Skip to main content

Locals polled on plans for river corridor development

January 25, 2013

The vibrant Blackstone River at Slater Mill in downtown Pawtucket on a recent winter’s day. Photo/Ernest A. Brown

PAWTUCKET — On the surface, a city with a vibrant river running through it should be able to boast about “location, location, location.” Yet, because the Blackstone River was long used and abused for the purpose of industry, the riverfront property in Pawtucket and neighboring Central Falls is far from anyone's idea of “high-end” real estate.
However, today's leaders in both Pawtucket and Central Falls are taking a different view of the river corridor and its potential to boost the region's attractiveness for economic development and tourism. To that end, Pawtucket and Central Falls planning officials and The Pawtucket Foundation have joined forces to have design experts look at the river corridor and come up with ways to capitalize on it.
Last Thursday, a public meeting was held on a River Corridor Development Plan that a consulting team has done to identify the best use of resources to improve the region and encourage investment. The study was funded through a state grant and is geared toward actions that can be taken to assist in the redevelopment of existing buildings and property and the development of vacant land surrounding the waterway.
Consultants from Vanasse Hangen Brustlin, Inc., LLB Architects and Britt Page Consulting presented several strategies and recommendations for promoting the natural beauty and redevelopment potential of the riverfront property that runs roughly from Roosevelt Avenue and the Chocolate Mill Overlook in Central Falls to the Division Street/-I-95 Pawtucket River Bridge and Seekonk River area in Pawtucket.
Pawtucket Planning Director Barney Heath and Senior Planner Susan Marra said that about 50 people attended Thursday's meeting at the Blackstone Valley Visitor Center to view the presentation. Attendees were also invited to provide input through “live” voting on several of the key ideas and on what projects should be prioritized. “There was a good response from the community and a lot of energy,” noted Heath.
Heath said that one of the major recommendations from the consultants was to improve the “gateways” to the river corridor and to downtown Pawtucket for motorists entering the city from Interstate 95. It was suggested that signage be placed at the end of the ramps at exits 27, 28, 29 and 30 to direct motorists to various local landmarks such as Slater Mill and the Visitor Center, City Hall and the downtown, McCoy Stadium, and the Armory Arts/Gamm Theatre District. Landscaping at these signage points and at traffic islands was also suggested.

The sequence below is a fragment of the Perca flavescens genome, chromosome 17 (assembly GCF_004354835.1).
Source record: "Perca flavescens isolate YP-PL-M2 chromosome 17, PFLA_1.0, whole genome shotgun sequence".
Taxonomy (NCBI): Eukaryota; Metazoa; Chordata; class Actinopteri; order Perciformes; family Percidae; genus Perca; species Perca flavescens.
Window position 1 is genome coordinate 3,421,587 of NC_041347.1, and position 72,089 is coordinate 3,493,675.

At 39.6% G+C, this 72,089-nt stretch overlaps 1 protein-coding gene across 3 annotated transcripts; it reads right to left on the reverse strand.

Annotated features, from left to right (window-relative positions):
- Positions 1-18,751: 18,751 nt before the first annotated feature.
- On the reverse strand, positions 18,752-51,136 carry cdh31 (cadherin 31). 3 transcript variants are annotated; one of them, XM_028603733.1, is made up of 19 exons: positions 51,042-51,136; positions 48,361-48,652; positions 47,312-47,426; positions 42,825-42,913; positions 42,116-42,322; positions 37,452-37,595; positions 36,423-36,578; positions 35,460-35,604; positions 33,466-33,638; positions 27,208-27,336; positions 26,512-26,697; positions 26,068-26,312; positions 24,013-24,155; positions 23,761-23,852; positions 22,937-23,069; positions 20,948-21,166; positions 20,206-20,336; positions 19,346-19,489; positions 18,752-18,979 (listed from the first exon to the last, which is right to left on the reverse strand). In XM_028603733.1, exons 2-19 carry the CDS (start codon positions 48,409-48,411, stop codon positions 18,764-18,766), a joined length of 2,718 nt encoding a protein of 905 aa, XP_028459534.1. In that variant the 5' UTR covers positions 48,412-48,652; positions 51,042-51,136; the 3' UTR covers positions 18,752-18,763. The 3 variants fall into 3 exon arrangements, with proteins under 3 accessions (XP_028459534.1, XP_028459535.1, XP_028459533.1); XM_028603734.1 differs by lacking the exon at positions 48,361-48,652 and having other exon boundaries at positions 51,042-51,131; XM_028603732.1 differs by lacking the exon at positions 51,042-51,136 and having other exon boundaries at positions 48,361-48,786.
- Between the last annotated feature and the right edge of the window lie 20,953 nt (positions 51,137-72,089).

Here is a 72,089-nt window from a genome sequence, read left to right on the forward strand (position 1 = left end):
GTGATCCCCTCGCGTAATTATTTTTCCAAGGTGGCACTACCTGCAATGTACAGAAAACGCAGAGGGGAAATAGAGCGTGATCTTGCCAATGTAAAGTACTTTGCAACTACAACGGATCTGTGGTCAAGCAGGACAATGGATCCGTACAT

The consultants also recommended adding more housing opportunities, particularly small condominiums and rental properties, through both new construction and the rehabilitation of existing buildings along the river corridor. Heath said this idea is particularly being considered for the failed hotel property on Division Street, where the city is in the process of drafting a “request for proposals.”
Along School Street, Heath said the consultants suggested a major clearing of the overgrowth of trees and brush that is currently blocking the views of the river. Enhancing the water views and adding a dedicated bicycle path along School Street is designed to connect the riverfront with the surrounding neighborhood, he said. A park has also been proposed as part of the I-95 Pawtucket River Bridge project, and it is suggested that the park be linked with a trail system along the river.
Enhancements were also suggested for Roosevelt Avenue in order to connect the residential end in Central Falls with the section running past City Hall and Slater Mill. More tree-plantings and other landscaping and clearly marked crosswalks will make the street more “pedestrian-friendly” and encourage more foot traffic into the downtown, the consultants said.
Other suggestions for energizing Roosevelt Avenue include building some type of commercial development in the parking lot across from the state Department of Children, Youth and Families offices and adding a larger commercial and/or retail development with a parking deck in the large municipal parking lot across from Pawtucket City Hall.
To enhance the riverfront park around Slater Mill, the consultants suggested new landscaping and sidewalk and overlook improvements. They also noted that “fish ladders” are in the process of being constructed there and suggested the creation of viewing stations for visitors. Connecting the riverwalk from the Apex property to Slater Mill Park was also proposed to enhance recreational opportunities.
The consultants looked at the current Rhode Island Public Transit Authority hub on Roosevelt Avenue and suggested moving it to the other side of the Blackstone Valley Visitors Center on High Street (across from the Tavares Newsstand). They provided a design rendering of a new bus shelter that would combine a cafe with a waiting area.
Additionally, the consultants suggested landscaping and other improvements to Front Street and to create a new overlook to the river. They also recommended exploring a shared bicycle lane on Central Street that would link bicyclists from Roosevelt Avenue to Front Street.
Heath said that another riverfront site in Central Falls slated for improvements is the Town Landing on Broad Street. He said Central Falls officials are in the process of putting out requests for proposals for the development of a dock and commercial building at the site.
Heath said the feedback from attendees will be analyzed and discussed with planning officials from both cities. Another public meeting on the river corridor proposals, including an updated status report, will be held in the spring.

 

Premium Drupal Themes by Adaptivethemes